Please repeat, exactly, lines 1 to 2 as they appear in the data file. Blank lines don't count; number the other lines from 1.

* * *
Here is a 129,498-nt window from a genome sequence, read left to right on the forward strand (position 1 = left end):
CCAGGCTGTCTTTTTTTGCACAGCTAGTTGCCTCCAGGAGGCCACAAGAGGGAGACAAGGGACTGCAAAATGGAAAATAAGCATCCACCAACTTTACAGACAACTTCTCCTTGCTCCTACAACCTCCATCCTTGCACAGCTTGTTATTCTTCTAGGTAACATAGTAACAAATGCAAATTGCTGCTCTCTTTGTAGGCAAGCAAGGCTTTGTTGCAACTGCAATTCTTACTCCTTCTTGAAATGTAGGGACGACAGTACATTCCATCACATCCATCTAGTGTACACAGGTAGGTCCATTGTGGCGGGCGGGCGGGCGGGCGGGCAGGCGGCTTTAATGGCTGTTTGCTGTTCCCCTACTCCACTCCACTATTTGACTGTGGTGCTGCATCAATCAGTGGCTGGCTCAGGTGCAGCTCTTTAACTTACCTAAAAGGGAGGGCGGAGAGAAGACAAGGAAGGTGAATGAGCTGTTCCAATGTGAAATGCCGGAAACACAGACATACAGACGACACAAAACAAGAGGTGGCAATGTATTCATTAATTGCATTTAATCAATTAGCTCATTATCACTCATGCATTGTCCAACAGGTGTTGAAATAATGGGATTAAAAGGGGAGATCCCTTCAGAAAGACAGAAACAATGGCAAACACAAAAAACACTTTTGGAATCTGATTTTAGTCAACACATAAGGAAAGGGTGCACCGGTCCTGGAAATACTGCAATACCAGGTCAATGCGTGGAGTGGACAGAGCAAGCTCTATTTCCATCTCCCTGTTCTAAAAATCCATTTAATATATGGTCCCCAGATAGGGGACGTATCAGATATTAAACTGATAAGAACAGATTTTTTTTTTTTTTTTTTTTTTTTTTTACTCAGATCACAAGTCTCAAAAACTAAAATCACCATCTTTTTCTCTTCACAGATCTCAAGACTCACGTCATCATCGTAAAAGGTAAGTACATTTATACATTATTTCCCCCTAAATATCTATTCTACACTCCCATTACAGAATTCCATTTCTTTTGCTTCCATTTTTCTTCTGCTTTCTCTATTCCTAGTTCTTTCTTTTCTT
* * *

Here is a 129,498-nt window from a genome sequence, read left to right on the forward strand (position 1 = left end):
CCAGGCTGTCTTTTTTTGCACAGCTAGTTGCCTCCAGGAGGCCACAAGAGGGAGACAAGGGACTGCAAAATGGAAAATAAGCATCCACCAACTTTACAGACAACTTCTCCTTGCTCCTACAACCTCCATCCTTGCACAGCTTGTTATTCTTCTAGGTAACATAGTAACAAATGCAAATTGCTGCTCTCTTTGTAGGCAAGCAAGGCTTTGTTGCAACTGCAATTCTTACTCCTTCTTGAAATGTAGGGACGACAGTACATTCCATCACATCCATCTAGTGTACACAGGTAGGTCCATTGTGGCGGGCGGGCGGGCGGGCGGGCAGGCGGCTTTAATGGCTGTTTGCTGTTCCCCTACTCCACTCCACTATTTGACTGTGGTGCTGCATCAATCAGTGGCTGGCTCAGGTGCAGCTCTTTAACTTACCTAAAAGGGAGGGCGGAGAGAAGACAAGGAAGGTGAATGAGCTGTTCCAATGTGAAATGCCGGAAACACAGACATACAGACGACACAAAACAAGAGGTGGCAATGTATTCATTAATTGCATTTAATCAATTAGCTCATTATCACTCATGCATTGTCCAACAGGTGTTGAAATAATGGGATTAAAAGGGGAGATCCCTTCAGAAAGACAGAAACAATGGCAAACACAAAAAACACTTTTGGAATCTGATTTTAGTCAACACATAAGGAAAGGGTGCACCGGTCCTGGAAATACTGCAATACCAGGTCAATGCGTGGAGTGGACAGAGCAAGCTCTATTTCCATCTCCCTGTTCTAAAAATCCATTTAATATATGGTCCCCAGATAGGGGACGTATCAGATATTAAACTGATAAGAACAGATTTTTTTTTTTTTTTTTTTTTTTTTTTACTCAGATCACAAGTCTCAAAAACTAAAATCACCATCTTTTTCTCTTCACAGATCTCAAGACTCACGTCATCATCGTAAAAGGTAAGTACATTTATACATTATTTCCCCCTAAATATCTATTCTACACTCCCATTACAGAATTCCATTTCTTTTGCTTCCATTTTTCTTCTGCTTTCTCTATTCCTAGTTCTTTCTTTTCTT